This article uses from the Idaho Department of Labor’s six regional economists, the Idaho Department of Transportation, CTR and news sources including Capitol Press, Idaho County Free Press, Idaho Mountain Express, Idaho State Journal, Local News 8, Idaho Statesman, KPVI, Post Register, Los Angeles Times, Spokesman-Review, Teton Valley News, The Atlantic and The Times-News.
The total solar eclipse of 2017 has faded into history, but its effects most likely will be discussed and dissected for some time.
On Monday, Aug. 21, the total solar eclipse occurred along a 70-mile-wide path across the continental United States where the moon completed blocked the sun for about two minutes. In Idaho, the path of totality entered the state from the west at Weiser, passed through the mountainous Frank Church River of No Return Wilderness and continued over Idaho Falls, Rexburg and Teton County.
Before the solar eclipse, southern Idaho communities along the path prepared for unknown numbers of visitors, gearing up to host them at inns, campgrounds and private homes; entice them into stores and restaurants; and protect them from potential problems. Estimates of potential visitors ranged from low to astronomical. No one was sure how many visitors would come, where they would locate and how much money or time they would spend.
Even after the event, there is still a rough idea of how many people actually came and where in Idaho they spent their time. Counting the exact number of visitors was impossible since they were diffused among Idaho’s forests, deserts and towns along the path of totality. “We know people were here, but there’s no good way to count them. They were all so spread out,” Rexburg Mayor Jerry Merrill told the Idaho State Journal, adding that it is not like a fireworks show where people gather in a general area. “With the eclipse, you could watch it almost anywhere (within a) 30-mile swath from Craters of the Moon to Jackson.” Over the next year, more data will become available, but a full, accurate economic assessment of the impact from the eclipse will be impossible.
Like communities along the totality path from Oregon to South Carolina, Idaho communities reported substantial, but not overwhelming numbers of visitors. Idaho Falls officials estimated about 300,000 people visited eastern Idaho during the eclipse weekend. Numbers from the Idaho Transportation Department suggest lower numbers. Visitors came from all over the U.S. and many nations including Australia, Austria, Canada, China, Denmark, France, India, Ireland, Mexico, Japan, New Zealand, Poland, and the United Kingdom.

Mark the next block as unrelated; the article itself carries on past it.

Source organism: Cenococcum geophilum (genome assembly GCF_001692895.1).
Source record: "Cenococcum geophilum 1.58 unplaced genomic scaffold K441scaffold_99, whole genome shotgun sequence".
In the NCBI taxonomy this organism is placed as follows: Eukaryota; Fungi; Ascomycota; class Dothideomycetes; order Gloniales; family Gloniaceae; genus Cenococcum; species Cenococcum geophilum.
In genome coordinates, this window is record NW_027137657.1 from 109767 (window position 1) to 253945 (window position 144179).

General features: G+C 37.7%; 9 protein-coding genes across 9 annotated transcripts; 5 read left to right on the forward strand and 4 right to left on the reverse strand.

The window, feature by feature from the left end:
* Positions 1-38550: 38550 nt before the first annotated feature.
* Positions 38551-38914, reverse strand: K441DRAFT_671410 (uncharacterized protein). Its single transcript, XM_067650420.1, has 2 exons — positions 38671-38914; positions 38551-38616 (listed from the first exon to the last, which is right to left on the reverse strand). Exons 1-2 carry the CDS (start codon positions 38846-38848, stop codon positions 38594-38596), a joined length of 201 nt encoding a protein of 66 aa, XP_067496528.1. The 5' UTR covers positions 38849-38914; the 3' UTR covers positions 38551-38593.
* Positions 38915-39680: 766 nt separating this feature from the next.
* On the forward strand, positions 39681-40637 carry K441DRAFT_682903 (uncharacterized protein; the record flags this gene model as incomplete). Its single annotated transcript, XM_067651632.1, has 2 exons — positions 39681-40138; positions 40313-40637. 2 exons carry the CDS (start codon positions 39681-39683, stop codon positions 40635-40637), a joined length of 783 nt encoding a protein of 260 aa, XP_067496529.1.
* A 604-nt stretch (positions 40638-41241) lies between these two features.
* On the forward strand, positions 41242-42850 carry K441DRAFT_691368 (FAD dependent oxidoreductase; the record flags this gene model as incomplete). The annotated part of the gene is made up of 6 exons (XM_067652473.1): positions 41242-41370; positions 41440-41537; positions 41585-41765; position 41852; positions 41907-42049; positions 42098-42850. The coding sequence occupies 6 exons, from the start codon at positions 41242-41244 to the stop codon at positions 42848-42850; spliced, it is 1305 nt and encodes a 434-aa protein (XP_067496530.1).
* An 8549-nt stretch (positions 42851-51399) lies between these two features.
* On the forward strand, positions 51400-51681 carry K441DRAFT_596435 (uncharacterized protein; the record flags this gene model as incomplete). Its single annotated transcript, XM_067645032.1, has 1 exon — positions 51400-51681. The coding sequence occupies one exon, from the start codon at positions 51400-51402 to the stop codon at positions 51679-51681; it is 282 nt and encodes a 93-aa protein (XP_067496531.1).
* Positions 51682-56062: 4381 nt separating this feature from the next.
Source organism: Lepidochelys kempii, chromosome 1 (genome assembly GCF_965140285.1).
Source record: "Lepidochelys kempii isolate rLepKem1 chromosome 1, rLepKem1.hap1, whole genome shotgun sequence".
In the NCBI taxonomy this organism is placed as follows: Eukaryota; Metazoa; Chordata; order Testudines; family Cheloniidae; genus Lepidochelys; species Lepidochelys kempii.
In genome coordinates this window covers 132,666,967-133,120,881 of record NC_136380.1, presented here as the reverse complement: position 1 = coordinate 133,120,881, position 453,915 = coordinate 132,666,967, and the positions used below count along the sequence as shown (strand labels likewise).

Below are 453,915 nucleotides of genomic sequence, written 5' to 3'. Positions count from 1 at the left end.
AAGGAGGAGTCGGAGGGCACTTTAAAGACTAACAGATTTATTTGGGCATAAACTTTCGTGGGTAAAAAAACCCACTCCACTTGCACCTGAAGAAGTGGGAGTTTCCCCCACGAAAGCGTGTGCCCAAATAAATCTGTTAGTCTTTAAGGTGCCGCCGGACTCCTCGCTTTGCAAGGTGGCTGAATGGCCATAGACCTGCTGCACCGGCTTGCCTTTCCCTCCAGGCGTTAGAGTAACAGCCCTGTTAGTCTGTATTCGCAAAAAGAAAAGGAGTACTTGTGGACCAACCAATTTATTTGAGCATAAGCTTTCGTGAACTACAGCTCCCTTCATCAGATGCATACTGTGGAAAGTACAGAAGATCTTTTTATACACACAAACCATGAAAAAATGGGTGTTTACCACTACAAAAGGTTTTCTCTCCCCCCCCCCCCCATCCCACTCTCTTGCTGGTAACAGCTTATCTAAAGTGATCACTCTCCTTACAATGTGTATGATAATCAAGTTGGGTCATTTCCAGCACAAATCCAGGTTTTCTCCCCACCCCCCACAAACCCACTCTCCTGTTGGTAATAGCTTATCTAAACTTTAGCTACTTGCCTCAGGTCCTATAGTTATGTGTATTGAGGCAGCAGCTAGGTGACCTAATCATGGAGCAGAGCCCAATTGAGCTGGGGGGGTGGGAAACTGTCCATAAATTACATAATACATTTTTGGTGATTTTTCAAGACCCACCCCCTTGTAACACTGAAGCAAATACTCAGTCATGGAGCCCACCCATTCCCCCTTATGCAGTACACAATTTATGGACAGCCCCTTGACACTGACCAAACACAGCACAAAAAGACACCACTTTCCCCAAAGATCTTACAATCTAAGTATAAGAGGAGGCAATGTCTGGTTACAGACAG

The Craters of the Moon National Monument and Preserve hosted a record number of visitors during the week around the eclipse. The percentage increase of traffic in the area was higher than elsewhere in the state, according to the Idaho Transportation Department’s traffic count statistics. The park closed for a few hours both Sunday and Monday, since traffic had backed up to the point it was unsafe. About 2,000 cars passed through the park’s entrance daily those two days, compared to a normal summer-day average of 400 to 500 cars.
The number of visitors to Yellowstone National Park dipped in the days immediately before and on the day of the eclipse, but saw heavier-than-normal traffic the day after.
Tens of Thousands of Visitors Arrived by Car
On Aug. 22, the Idaho Transportation Department provided preliminary estimates on traffic into Idaho for the solar eclipse. Its report said, “Our traffic counters near the state borders counted 449,530 cars entering the state between August 18 and August 21. This number was an increase of 71,140 during that same period last year when 361,270 cars were counted entering Idaho at those same locations. ITD estimates more than 160,000 visitors came from out of state for the event.”